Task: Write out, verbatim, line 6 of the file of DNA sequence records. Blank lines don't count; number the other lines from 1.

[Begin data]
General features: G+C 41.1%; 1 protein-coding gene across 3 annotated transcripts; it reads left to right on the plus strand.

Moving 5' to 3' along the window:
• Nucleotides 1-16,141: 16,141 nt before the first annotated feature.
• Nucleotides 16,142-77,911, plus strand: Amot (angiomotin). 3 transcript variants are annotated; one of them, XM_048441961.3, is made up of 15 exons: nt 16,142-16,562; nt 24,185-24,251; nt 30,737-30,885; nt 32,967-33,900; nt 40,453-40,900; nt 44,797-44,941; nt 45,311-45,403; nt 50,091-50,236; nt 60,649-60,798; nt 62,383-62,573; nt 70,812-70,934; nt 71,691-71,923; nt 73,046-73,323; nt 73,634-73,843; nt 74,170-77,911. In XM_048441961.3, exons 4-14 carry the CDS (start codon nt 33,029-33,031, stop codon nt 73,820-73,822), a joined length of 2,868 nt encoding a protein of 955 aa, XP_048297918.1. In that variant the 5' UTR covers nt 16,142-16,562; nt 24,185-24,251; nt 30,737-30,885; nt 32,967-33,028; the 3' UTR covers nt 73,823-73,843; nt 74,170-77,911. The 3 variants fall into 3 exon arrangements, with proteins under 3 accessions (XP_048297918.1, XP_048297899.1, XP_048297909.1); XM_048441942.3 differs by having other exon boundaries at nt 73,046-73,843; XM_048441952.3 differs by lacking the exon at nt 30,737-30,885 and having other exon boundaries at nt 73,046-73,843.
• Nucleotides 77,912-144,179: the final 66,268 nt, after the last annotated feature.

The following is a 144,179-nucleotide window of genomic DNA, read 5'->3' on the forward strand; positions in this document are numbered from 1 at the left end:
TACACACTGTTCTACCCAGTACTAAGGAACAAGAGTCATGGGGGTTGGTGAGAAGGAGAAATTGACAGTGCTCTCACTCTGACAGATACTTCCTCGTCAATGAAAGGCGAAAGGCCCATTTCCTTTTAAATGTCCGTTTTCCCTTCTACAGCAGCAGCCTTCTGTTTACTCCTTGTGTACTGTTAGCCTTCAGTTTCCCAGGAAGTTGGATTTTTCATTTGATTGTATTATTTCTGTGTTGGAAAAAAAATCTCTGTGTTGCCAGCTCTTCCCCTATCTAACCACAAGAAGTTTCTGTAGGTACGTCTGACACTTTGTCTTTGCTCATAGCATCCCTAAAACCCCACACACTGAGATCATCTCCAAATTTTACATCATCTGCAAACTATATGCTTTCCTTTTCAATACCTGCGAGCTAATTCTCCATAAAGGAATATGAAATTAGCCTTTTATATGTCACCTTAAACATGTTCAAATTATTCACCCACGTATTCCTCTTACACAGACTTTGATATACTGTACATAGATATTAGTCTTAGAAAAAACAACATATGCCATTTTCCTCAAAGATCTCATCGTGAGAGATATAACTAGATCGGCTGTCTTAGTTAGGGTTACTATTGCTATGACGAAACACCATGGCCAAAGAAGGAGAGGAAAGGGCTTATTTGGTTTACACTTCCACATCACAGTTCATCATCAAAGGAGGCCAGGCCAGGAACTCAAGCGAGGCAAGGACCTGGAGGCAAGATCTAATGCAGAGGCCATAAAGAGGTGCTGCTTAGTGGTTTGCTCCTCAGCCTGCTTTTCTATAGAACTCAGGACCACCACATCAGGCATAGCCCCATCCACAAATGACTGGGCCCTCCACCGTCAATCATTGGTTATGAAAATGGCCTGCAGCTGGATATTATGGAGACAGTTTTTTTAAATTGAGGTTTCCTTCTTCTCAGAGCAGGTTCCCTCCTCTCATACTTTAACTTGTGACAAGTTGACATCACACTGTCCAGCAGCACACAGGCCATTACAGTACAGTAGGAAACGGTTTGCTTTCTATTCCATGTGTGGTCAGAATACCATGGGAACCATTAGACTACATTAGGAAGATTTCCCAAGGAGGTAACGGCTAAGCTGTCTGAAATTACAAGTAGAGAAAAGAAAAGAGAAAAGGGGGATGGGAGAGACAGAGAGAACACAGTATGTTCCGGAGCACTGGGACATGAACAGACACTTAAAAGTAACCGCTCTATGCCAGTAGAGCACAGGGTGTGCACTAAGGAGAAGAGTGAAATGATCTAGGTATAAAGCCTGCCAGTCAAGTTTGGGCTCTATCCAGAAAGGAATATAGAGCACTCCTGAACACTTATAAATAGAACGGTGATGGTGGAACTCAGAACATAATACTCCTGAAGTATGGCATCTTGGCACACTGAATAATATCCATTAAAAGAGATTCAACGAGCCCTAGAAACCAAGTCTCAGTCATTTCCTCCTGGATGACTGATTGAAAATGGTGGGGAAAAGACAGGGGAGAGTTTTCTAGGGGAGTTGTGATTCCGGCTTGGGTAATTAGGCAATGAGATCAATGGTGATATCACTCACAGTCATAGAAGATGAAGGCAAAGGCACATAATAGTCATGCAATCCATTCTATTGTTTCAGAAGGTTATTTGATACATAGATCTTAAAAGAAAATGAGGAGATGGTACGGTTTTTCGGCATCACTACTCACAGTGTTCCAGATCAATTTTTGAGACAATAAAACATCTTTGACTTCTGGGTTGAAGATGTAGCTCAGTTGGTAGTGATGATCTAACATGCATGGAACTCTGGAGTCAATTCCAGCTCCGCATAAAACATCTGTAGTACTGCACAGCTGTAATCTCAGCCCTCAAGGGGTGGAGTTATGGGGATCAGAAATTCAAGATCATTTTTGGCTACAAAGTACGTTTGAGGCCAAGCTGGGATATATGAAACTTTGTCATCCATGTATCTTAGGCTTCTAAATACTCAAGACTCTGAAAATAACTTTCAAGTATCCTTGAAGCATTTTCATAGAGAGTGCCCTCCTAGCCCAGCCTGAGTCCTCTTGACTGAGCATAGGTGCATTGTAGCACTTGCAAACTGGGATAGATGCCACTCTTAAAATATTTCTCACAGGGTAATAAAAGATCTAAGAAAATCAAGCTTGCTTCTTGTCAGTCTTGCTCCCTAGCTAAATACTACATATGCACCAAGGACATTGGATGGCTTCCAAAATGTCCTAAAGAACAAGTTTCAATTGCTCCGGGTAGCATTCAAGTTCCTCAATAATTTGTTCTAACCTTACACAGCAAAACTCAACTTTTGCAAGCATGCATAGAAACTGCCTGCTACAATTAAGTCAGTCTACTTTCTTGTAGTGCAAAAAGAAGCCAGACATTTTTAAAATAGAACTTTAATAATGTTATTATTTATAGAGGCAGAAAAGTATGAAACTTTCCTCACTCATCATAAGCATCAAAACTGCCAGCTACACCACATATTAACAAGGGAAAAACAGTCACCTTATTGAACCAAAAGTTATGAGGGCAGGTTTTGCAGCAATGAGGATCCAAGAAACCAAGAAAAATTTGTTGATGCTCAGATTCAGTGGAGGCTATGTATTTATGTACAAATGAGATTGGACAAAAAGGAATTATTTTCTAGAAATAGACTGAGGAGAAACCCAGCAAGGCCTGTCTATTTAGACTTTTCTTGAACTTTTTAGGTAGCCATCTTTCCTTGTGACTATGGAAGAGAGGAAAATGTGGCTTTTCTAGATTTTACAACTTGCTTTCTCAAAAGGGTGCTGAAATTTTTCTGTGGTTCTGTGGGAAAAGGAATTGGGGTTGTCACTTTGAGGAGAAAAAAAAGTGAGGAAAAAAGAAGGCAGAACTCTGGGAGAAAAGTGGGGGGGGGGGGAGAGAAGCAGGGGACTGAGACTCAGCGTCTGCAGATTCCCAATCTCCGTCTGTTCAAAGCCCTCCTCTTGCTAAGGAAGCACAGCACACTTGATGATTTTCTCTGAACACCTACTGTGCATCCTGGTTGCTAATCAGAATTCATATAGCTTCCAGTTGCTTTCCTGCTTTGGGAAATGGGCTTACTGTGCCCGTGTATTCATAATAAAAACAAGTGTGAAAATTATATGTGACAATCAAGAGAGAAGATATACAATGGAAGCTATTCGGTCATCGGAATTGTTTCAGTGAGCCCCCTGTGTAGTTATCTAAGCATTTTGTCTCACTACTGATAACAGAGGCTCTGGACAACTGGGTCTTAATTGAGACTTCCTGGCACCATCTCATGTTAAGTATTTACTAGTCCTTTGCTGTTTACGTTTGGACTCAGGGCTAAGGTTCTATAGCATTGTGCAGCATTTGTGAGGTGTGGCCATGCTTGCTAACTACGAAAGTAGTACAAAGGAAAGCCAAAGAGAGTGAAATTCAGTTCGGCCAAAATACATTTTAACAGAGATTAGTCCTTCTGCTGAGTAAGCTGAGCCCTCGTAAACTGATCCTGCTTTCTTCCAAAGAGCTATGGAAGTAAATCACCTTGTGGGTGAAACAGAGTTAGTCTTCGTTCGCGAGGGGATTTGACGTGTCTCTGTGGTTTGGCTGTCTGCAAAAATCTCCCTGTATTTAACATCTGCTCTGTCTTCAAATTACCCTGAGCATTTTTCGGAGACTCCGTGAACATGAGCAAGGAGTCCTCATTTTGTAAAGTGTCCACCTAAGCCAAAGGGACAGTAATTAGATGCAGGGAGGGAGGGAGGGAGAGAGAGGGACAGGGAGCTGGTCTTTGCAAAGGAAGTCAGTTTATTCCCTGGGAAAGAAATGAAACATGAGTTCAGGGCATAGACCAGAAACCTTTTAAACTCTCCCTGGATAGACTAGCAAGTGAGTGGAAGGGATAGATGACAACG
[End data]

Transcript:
The following is a 144,179-nucleotide window of genomic DNA, read 5'->3' on the forward strand; positions in this document are numbered from 1 at the left end: